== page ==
Jennifer Rust has received M.A. degrees in English Literature from University of Illinois at Chicago and Comparative Literature from University of California, Irvine. She completed her Ph.D. in Early Modern English Literature at UC Irvine in 2007.
Ph.D. in English, University of California, Irvine (June 2007)
M.A. in Comparative Literature, University of California, Irvine (2002)
M.A. in English Literature, University of Illinois at Chicago (1999)
B.A. in English, Northwestern University (1994)
TEACHING & RESEARCH INTERESTS:
Early modern English literature, Shakespeare, Spenser, Renaissance prose fiction, Catholic writing in the English Reformation, political theology, religious studies, critical theory, gender and sovereignty.
"Reforming the Mystical Body: From Mass to Martyr in John Foxe's Actes and Monuments." English Literary History. Forthcoming.
"Political Theologies of the Corpus Mysticum: Schmitt, Kantorowicz and de Lubac," Political Theology and Early Modernity, ed. Graham Hamill and Julia Reinhard Lupton (Chicago: University of Chicago Press, 2012), 147-176.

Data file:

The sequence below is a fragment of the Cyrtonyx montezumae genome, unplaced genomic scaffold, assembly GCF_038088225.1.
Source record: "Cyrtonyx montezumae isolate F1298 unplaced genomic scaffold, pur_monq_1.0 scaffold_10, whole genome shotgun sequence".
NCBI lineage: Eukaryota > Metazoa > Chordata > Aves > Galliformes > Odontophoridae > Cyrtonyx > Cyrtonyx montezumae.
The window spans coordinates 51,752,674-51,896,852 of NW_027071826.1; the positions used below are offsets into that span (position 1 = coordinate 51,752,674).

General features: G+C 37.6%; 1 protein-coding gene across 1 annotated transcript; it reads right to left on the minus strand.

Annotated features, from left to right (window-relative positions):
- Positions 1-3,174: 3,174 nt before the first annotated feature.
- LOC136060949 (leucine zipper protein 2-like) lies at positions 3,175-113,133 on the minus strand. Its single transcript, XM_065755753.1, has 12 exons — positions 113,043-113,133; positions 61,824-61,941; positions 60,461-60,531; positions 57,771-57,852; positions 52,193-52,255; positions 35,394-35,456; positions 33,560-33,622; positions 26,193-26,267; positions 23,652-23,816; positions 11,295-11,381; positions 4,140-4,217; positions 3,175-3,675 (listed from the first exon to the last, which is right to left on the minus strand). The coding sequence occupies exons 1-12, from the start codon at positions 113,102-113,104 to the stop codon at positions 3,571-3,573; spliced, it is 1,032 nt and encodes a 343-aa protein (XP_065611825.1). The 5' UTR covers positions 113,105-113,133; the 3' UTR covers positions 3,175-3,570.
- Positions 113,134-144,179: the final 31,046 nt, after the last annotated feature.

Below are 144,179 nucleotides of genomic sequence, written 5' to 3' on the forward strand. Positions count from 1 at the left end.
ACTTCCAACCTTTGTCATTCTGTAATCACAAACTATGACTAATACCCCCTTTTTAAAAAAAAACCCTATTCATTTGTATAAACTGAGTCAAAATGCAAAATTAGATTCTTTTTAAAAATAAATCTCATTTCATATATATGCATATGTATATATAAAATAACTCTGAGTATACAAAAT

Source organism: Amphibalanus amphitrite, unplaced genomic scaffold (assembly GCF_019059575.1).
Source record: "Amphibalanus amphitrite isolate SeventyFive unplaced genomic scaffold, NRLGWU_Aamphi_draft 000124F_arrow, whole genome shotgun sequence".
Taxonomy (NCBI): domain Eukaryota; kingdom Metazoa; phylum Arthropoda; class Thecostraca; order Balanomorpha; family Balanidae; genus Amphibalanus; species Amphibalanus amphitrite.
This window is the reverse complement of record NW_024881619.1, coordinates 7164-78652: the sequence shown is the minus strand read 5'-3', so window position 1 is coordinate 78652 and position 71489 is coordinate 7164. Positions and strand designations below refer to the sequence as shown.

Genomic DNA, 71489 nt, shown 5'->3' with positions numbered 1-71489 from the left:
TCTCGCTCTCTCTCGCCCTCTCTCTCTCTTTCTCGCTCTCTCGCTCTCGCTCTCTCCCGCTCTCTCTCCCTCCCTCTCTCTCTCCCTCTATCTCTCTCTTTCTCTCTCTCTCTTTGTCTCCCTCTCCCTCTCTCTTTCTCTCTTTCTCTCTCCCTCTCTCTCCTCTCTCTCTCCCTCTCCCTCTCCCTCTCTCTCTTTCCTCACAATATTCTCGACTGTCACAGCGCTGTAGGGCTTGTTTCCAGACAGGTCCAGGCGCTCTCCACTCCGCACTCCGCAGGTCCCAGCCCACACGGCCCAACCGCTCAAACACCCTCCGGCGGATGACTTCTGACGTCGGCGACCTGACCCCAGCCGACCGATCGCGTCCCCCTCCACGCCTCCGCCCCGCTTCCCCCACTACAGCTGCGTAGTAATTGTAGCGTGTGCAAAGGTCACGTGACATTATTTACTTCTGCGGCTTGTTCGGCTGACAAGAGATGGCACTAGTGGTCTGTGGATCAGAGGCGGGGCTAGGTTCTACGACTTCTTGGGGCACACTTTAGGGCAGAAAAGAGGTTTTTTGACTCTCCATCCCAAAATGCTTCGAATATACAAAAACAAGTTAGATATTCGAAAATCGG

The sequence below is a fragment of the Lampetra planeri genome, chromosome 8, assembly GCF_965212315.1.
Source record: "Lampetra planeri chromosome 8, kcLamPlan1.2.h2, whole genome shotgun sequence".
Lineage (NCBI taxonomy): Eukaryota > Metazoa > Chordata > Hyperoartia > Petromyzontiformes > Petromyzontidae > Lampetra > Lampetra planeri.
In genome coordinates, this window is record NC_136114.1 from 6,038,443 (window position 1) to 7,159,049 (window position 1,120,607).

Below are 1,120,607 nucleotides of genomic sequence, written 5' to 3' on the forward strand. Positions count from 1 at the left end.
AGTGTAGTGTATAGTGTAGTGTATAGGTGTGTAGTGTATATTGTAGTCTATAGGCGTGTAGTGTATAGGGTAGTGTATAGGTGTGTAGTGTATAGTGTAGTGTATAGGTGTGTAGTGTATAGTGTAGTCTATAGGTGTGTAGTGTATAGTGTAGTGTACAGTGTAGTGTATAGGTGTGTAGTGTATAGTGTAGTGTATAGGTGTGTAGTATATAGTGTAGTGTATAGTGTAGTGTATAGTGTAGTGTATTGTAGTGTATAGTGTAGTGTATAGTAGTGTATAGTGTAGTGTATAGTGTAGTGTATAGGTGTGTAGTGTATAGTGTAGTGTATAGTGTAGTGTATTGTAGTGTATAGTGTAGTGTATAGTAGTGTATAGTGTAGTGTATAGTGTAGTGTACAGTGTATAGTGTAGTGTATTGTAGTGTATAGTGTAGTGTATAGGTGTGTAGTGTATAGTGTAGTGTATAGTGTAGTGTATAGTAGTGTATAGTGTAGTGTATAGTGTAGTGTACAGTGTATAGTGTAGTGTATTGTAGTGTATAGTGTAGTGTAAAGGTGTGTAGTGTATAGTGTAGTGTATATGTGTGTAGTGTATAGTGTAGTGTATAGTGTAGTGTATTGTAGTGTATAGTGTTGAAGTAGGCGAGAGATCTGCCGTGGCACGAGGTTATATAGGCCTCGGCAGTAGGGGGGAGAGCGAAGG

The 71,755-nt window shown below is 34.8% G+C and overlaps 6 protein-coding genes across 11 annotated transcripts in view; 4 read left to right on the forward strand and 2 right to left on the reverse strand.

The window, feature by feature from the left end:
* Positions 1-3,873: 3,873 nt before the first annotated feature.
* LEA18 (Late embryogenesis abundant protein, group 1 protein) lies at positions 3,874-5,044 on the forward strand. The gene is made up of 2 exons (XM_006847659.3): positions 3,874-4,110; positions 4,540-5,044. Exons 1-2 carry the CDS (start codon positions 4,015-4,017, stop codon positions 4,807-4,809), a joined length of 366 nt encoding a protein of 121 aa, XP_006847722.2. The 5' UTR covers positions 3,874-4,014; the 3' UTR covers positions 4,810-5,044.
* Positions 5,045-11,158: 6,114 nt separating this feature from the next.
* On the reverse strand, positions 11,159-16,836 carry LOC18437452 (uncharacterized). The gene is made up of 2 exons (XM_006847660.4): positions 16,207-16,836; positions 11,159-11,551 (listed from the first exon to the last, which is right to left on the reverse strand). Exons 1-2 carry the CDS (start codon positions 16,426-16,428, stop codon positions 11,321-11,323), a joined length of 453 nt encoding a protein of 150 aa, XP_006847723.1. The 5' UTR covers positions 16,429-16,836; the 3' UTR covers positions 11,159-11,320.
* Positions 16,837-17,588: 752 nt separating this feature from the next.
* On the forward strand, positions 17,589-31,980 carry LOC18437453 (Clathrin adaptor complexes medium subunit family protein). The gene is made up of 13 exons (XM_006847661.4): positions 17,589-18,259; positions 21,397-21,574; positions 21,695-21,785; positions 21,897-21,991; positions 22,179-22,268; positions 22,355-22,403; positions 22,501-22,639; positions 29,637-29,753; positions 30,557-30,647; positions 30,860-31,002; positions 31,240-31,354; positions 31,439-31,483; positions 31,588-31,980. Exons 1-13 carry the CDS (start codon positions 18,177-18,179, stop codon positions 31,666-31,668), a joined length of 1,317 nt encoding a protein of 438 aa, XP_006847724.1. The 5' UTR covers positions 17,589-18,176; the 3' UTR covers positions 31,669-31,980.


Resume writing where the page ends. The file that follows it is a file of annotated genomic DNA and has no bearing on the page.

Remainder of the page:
"Malengin and Mercilla, Southwell and Spenser: the Poetics of Tears and the Politics of Martyrdom in The Faerie Queene, Book Five, Canto Nine." Redrawing the Map of Early Modern English Catholicism. Ed. Lowell Gallagher. Toronto: University of Toronto Press. Forthcoming 2012.
"Political Theology and Shakespeare Studies." Literature Compass 5 (2008). Blackwell Publishing. <http://www3.interscience.wiley.com/journal/121529237/abstract>
"'Image of Idolatryes': Iconotropy and the Theo-Political Body in the Faerie Queene." Religion and Literature 38.3 (Autumn 2006): 137-155.
"Wittenberg and Melancholic Allegory: The Reformation and Its Discontents in Hamlet." Shakespeare and the Culture of Christianity in Early Modern England. Ed. Dennis Miller and David Beauregard. New York: Fordham University Press, 2003. 260-286.
Carl Schmitt. Hamlet or Hecuba: The Intrusion of the Time into the Play. Translation of Hamlet oder Hekuba: Der Einbruch der Zeit in das Spiel (1956) by Jennifer R. Rust and David Pan, with introductory essays by David Pan, Jennifer R. Rust and Julia R. Lupton. New York: Telos Press Publishing, 2009.